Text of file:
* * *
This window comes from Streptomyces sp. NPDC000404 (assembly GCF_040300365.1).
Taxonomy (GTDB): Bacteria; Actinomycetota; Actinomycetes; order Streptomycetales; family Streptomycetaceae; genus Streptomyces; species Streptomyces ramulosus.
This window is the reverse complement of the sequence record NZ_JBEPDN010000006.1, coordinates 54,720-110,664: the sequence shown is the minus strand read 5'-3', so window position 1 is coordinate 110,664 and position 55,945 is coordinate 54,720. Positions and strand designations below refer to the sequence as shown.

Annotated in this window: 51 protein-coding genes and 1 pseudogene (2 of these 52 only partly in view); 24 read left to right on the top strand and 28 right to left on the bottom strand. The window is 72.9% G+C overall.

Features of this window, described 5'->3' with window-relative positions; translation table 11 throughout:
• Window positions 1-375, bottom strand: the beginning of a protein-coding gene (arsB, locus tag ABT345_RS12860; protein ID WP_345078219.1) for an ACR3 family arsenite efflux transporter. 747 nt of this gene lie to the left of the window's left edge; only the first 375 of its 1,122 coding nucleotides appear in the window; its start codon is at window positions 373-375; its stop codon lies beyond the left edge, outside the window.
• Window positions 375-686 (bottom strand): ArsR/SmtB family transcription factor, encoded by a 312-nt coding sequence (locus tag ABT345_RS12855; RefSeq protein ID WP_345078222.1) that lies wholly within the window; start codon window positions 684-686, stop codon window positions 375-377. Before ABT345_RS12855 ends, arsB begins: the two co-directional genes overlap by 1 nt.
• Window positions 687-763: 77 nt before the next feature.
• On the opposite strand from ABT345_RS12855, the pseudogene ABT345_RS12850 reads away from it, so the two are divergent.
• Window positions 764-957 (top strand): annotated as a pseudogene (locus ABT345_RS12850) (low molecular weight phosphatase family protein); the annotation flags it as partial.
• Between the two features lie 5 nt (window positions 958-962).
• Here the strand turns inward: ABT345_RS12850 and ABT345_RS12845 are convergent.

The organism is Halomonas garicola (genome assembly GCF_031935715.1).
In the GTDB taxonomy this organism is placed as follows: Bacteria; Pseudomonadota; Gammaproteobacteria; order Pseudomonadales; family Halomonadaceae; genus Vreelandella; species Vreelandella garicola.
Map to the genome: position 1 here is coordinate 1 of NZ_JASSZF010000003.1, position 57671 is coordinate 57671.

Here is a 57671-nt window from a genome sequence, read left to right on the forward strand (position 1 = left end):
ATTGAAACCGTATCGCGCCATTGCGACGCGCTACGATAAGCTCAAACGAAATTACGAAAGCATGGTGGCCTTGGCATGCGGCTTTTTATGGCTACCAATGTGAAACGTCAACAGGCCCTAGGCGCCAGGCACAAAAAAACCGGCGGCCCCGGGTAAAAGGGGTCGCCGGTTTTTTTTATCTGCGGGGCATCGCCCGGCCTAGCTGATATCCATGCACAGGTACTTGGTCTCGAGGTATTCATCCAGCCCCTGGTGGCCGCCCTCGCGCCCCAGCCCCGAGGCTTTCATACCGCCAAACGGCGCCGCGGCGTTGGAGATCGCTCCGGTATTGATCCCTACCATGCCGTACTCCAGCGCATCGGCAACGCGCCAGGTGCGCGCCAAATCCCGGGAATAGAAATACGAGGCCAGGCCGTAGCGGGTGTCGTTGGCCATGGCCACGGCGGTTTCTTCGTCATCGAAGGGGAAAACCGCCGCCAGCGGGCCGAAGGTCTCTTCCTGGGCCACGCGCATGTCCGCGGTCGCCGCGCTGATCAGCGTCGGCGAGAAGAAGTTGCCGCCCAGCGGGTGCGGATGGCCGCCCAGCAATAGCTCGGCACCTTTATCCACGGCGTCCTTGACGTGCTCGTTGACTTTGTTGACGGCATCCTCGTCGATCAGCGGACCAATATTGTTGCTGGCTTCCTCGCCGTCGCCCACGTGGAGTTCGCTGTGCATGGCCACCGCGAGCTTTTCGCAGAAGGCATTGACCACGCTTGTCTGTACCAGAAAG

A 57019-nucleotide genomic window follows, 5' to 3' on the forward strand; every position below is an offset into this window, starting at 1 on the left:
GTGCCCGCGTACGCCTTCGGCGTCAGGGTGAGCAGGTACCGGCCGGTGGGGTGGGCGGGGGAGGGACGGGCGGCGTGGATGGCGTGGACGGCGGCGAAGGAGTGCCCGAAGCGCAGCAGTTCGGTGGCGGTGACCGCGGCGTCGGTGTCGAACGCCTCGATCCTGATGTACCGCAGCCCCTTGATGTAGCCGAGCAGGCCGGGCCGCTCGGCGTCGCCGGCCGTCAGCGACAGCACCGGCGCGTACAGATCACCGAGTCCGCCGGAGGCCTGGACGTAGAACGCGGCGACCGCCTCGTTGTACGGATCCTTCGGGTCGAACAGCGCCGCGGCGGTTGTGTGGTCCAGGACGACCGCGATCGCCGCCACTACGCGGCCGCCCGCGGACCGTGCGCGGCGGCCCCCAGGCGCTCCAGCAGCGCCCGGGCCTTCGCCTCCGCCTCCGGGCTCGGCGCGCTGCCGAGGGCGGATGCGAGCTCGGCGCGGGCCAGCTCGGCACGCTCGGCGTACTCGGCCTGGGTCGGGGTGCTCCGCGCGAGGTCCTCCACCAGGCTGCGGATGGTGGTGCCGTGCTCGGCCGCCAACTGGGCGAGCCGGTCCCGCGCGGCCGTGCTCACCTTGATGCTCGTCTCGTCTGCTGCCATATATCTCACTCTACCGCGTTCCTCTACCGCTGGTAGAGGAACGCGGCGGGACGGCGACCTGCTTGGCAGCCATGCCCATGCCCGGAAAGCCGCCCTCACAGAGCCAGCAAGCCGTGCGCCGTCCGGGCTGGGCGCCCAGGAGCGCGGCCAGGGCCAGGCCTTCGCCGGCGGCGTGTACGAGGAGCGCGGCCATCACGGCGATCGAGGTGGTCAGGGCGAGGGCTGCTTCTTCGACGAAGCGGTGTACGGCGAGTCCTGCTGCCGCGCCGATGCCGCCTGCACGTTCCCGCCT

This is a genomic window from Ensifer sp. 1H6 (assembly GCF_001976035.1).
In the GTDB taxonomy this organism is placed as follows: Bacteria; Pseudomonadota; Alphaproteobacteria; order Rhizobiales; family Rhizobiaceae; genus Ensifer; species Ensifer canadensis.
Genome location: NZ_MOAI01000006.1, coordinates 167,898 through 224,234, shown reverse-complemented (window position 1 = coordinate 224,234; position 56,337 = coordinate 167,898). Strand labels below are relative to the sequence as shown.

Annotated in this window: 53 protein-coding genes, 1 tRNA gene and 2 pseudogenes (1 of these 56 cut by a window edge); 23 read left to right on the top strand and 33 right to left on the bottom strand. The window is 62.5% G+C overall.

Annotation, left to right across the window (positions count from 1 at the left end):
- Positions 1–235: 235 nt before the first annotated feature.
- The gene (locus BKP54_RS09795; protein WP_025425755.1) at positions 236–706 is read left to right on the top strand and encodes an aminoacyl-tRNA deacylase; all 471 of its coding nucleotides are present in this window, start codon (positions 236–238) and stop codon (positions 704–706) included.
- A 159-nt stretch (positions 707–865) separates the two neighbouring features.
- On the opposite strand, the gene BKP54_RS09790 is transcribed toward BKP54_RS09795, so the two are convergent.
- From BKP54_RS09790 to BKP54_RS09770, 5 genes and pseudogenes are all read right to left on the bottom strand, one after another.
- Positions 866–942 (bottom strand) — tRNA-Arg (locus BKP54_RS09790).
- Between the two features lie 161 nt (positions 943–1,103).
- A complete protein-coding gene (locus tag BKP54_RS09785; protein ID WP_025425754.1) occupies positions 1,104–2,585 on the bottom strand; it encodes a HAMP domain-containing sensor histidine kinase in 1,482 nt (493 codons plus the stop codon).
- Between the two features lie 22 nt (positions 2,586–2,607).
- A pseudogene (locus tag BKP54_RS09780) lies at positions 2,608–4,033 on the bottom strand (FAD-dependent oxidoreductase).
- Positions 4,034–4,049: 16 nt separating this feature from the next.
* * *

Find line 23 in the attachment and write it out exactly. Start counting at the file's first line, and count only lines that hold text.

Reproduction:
Annotated in this window: 53 protein-coding genes, 1 tRNA gene and 2 pseudogenes (1 of these 56 cut by a window edge); 23 read left to right on the top strand and 33 right to left on the bottom strand. The window is 62.5% G+C overall.